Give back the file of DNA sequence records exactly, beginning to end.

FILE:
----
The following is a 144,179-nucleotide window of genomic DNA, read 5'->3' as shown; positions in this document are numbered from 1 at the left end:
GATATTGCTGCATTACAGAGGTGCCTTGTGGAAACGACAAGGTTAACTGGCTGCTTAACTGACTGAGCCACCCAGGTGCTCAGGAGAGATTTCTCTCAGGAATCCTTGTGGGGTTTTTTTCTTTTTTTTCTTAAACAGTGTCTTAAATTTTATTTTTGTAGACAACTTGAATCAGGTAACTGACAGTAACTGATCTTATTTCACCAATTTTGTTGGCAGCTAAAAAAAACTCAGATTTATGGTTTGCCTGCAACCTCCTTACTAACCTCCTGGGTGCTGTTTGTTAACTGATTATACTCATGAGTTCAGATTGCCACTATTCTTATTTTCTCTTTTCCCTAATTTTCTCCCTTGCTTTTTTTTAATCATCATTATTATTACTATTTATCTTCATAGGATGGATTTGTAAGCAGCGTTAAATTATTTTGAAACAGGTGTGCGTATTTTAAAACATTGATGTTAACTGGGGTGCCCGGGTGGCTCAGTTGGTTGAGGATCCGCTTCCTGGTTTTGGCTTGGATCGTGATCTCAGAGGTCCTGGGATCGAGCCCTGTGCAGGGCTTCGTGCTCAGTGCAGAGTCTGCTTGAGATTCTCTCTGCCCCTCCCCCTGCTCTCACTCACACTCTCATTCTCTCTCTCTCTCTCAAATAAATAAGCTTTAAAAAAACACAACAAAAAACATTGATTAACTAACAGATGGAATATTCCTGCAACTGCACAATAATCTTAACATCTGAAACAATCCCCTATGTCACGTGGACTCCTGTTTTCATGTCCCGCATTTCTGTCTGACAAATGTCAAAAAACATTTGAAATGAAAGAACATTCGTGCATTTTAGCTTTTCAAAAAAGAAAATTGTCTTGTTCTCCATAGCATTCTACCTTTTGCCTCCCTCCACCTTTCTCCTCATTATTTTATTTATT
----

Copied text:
The following is a 144,179-nucleotide window of genomic DNA, read 5'->3' as shown; positions in this document are numbered from 1 at the left end:
GATATTGCTGCATTACAGAGGTGCCTTGTGGAAACGACAAGGTTAACTGGCTGCTTAACTGACTGAGCCACCCAGGTGCTCAGGAGAGATTTCTCTCAGGAATCCTTGTGGGGTTTTTTTCTTTTTTTTCTTAAACAGTGTCTTAAATTTTATTTTTGTAGACAACTTGAATCAGGTAACTGACAGTAACTGATCTTATTTCACCAATTTTGTTGGCAGCTAAAAAAAACTCAGATTTATGGTTTGCCTGCAACCTCCTTACTAACCTCCTGGGTGCTGTTTGTTAACTGATTATACTCATGAGTTCAGATTGCCACTATTCTTATTTTCTCTTTTCCCTAATTTTCTCCCTTGCTTTTTTTTAATCATCATTATTATTACTATTTATCTTCATAGGATGGATTTGTAAGCAGCGTTAAATTATTTTGAAACAGGTGTGCGTATTTTAAAACATTGATGTTAACTGGGGTGCCCGGGTGGCTCAGTTGGTTGAGGATCCGCTTCCTGGTTTTGGCTTGGATCGTGATCTCAGAGGTCCTGGGATCGAGCCCTGTGCAGGGCTTCGTGCTCAGTGCAGAGTCTGCTTGAGATTCTCTCTGCCCCTCCCCCTGCTCTCACTCACACTCTCATTCTCTCTCTCTCTCTCAAATAAATAAGCTTTAAAAAAACACAACAAAAAACATTGATTAACTAACAGATGGAATATTCCTGCAACTGCACAATAATCTTAACATCTGAAACAATCCCCTATGTCACGTGGACTCCTGTTTTCATGTCCCGCATTTCTGTCTGACAAATGTCAAAAAACATTTGAAATGAAAGAACATTCGTGCATTTTAGCTTTTCAAAAAAGAAAATTGTCTTGTTCTCCATAGCATTCTACCTTTTGCCTCCCTCCACCTTTCTCCTCATTATTTTATTTATT